The impact of obsolescence is everywhere. What are some of the implications that you’re seeing for science, archivism, ecology, and our personal lives?
In our daily lives, the fact that we have computers and hard drives and smart phones all around us kind of puts us on this relentless treadmill. I define upgrade culture as perceived, relentless need to upgrade our electronics and recordable media to stay relevant.

Meanwhile, on an institutional level, it’s become much more difficult to maintain archives and design buildings knowing that upgrade culture is going to continue to change technology over the course of years or decades. With long-term scientific research, it becomes more and more difficult for us to look ahead into the future and plan research that will last the course of 50 or 100 years.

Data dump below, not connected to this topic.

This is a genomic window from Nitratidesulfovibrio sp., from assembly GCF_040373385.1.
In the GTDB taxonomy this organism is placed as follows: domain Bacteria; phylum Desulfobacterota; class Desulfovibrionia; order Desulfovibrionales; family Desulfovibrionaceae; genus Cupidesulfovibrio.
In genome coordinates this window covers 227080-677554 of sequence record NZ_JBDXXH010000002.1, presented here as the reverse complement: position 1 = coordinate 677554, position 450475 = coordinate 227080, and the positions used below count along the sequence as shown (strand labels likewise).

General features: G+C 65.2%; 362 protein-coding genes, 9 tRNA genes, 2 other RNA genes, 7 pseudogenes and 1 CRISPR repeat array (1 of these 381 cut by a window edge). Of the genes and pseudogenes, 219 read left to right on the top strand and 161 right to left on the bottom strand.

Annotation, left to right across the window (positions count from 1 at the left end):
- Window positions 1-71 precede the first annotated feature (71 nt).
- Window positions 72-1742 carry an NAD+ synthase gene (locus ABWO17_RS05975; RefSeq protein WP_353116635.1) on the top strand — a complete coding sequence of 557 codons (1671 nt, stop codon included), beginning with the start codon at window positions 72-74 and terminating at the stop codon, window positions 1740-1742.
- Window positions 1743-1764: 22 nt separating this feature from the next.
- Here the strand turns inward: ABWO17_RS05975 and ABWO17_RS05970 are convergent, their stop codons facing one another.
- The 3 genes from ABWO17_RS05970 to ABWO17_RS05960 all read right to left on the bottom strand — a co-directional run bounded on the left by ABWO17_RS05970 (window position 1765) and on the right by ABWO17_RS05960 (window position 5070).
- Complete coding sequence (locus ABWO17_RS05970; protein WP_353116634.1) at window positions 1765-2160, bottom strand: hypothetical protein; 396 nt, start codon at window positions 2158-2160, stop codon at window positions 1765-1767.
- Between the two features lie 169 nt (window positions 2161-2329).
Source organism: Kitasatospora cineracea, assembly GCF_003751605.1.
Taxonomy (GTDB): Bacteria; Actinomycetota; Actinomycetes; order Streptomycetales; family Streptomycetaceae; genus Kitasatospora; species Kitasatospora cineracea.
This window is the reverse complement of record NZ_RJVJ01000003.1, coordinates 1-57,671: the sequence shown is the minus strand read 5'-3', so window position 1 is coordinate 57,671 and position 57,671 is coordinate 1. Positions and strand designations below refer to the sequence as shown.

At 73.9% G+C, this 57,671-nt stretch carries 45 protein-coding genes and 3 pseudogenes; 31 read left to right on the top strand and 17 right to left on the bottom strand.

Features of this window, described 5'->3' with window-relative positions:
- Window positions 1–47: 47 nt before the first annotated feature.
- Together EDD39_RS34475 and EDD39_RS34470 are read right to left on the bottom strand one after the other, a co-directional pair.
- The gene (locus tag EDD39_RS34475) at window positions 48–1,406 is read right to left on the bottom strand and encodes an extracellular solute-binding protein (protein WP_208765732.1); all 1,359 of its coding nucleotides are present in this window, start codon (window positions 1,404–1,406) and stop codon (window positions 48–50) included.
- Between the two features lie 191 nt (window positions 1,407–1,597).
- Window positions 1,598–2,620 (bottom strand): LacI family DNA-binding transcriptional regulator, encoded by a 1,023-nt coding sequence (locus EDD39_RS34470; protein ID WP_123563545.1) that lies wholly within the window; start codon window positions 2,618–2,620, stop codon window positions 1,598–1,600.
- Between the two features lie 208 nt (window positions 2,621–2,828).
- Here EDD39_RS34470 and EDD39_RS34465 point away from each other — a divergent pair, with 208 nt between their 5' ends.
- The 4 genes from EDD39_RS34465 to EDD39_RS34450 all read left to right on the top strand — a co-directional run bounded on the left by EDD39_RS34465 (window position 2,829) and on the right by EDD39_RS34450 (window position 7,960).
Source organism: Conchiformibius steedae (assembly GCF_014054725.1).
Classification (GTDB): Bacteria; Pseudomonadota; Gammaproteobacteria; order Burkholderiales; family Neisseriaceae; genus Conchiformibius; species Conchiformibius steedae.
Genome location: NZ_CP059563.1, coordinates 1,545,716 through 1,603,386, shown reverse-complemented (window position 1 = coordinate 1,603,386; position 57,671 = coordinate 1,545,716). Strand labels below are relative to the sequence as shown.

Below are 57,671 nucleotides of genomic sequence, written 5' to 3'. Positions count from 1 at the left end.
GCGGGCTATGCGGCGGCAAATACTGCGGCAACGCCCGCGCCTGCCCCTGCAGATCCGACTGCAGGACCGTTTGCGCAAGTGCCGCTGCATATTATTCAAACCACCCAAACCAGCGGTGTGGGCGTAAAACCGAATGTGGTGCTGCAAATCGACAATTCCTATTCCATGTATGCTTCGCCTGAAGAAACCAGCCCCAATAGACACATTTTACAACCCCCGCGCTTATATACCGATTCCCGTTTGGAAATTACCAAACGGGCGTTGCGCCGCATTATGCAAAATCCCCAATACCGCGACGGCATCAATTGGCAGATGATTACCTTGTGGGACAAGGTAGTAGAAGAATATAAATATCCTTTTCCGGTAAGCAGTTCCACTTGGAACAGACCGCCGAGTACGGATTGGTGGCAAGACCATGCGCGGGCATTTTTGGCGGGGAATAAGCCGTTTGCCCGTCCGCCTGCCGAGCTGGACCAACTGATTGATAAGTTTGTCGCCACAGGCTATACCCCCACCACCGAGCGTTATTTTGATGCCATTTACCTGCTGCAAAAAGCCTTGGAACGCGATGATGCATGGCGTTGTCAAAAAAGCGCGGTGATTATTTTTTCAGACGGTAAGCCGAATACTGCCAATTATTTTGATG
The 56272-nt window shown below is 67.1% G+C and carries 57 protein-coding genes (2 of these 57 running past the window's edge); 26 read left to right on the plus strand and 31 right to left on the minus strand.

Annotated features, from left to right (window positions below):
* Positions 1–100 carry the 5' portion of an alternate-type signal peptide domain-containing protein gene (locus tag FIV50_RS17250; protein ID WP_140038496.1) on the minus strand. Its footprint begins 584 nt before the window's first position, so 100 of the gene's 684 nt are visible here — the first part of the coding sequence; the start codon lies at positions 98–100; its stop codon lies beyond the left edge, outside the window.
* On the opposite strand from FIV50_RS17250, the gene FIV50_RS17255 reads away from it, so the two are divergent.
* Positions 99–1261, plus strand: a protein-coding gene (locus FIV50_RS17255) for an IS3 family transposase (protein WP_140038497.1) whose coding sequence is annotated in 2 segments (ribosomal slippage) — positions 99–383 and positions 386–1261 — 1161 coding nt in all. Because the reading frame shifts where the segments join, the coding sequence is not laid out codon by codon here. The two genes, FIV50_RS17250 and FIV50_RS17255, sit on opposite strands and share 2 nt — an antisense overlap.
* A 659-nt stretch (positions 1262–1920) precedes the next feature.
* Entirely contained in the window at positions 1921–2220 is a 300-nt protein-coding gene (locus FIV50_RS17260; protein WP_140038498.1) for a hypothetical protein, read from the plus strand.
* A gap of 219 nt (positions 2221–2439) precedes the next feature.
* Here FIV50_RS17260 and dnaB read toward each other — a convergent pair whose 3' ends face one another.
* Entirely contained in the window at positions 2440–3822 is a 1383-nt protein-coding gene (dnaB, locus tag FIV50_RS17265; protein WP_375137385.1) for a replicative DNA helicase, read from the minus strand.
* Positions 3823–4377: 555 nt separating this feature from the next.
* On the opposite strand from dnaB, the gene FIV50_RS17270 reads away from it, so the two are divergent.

Tell us a bit about the NASA mission that you’re working on.
This is all in proposal stages at the Jet Propulsion Lab in Pasadena, California. They are conceptualizing a spacecraft that will travel to Proxima b, which is 4.2 light years from us. The spacecraft will have to upgrade itself six times in order to survive the environmental conditions of the interstellar journey. It will actually have to autonomously create new physical parts and write its own software.

It will also have to update itself to remain relevant to life on Earth. It takes 42 years to reach Proxima b, and of course, here on Earth, technology will still be changing. We need to be sure that we can still receive the data that it sends back to us. The challenge is to transcend the shorter cycles of time that technology has locked us into to be able to envision technology that will be able to last for decades or generations.

What’s your role in the mission?
NASA has asked me to envision an artwork that will be embedded on this craft. I’m hoping the artwork will mirror those characteristics of transformation and adaptability, and I think that those characteristics also mirror us: how civilization adapts and how our story is actually many, many, many, stories. I’m really interested in thinking about how the design endeavour of the spacecraft itself tells the story about who we are and what we want to learn by exploring the outer reaches of interstellar space.

What media will you use?